Missing Stubbies Drawings and bonding question
Well I came back here to look at Stubbies drawings and discovered that they are no longer available, that is sad. I thought they were a real help in understanding things.
In a detached subpanel in a garage the neutral and ground are NOT bonded, is this correct?
Yes, and you should also have a ground rod driven, connected to the ground bar.
You need the ground rods either way. The key is that a ground wire was run with the feeder.
Older feeders to detached structures allowed the neutral to also serve as the ground and the neutral bonded in the sub-panel.
If a ground wire was run then the neutral is not bonded.
The ground rods are NOT what gives you your equipment ground.
I apologize for the drawings no being available. A couple things happened one was my fault and another was a so called electrician that was posting the 'sticky link' on professional forums that I frequent and making the implication that they either were not mine or they were coming from a DIY site and therefore should be ignored.
I'm working on restoring most of them but I'm not going to post all 230 plus drawings like I did originally....:)
For your interest I'll post 3 drawings that will reflect the most likely situation that you are asking about. One is a 3 wire feeder to a detached building/garage and the other is a 4 wire feeder to a detached building/garage.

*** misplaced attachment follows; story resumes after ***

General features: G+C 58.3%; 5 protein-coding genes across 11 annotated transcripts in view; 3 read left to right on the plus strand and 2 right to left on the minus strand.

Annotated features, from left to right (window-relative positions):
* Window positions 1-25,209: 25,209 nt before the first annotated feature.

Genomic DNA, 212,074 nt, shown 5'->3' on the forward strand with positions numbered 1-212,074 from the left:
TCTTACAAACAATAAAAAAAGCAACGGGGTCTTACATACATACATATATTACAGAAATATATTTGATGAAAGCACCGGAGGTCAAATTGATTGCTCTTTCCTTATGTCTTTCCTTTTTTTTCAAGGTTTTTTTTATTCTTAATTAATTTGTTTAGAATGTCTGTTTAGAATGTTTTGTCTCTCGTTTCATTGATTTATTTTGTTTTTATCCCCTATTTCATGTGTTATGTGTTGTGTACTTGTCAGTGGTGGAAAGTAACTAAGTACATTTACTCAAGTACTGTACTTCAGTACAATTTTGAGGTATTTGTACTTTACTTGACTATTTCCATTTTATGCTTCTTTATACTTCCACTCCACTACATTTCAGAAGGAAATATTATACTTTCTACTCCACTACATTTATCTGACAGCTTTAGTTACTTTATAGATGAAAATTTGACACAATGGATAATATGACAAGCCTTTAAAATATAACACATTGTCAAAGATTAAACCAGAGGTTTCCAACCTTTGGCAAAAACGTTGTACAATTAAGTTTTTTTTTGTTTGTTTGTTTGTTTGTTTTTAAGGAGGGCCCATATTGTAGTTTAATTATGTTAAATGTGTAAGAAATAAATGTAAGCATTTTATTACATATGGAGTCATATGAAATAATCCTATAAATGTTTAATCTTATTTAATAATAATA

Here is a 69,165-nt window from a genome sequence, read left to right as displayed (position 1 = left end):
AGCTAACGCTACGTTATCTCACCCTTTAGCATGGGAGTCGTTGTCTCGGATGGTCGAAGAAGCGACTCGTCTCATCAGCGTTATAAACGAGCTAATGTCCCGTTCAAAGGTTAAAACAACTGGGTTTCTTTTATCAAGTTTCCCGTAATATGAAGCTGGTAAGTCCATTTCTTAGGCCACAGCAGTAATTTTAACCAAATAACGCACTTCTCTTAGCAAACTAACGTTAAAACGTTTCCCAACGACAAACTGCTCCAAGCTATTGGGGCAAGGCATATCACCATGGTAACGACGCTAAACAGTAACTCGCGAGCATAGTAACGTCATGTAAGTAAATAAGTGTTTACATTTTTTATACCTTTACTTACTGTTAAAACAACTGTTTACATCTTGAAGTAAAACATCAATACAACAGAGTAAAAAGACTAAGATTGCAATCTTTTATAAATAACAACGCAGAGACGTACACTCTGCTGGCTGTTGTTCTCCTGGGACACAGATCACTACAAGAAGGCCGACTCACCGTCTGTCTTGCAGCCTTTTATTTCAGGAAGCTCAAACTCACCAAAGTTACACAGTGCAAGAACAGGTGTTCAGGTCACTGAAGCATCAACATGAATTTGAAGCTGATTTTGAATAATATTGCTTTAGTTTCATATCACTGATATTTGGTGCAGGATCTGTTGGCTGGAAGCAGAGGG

A 3 wire feeder was code compliant in the NEC 2005 and prior cycles if certain exceptions are met. In 2008 the NEC removed the exception and 4 wire feeders are now required. Some jurisdictions, both state and local, have required 4 wire feeders for several years. And as Speedy said if you run an equipment ground wire with the conductors of your feeder you will separate neutral and ground in the panel mounted in the detached building.
Also in reference to what Speedy said about the equipment ground and the ground rods. These are two separate systems ... ground rods being part of your GES (grounding electrode system) which is primarily for property protection from things like lightning ... and... then there is the EGC (equipment ground conductor) being part of your 'effective ground fault path' which is for human safety and protection from electrocution by facilitating the opening of your circuit breaker in the event of a ground fault.
Anyway here are the drawings both 3 wire and 4 wire feeders ...
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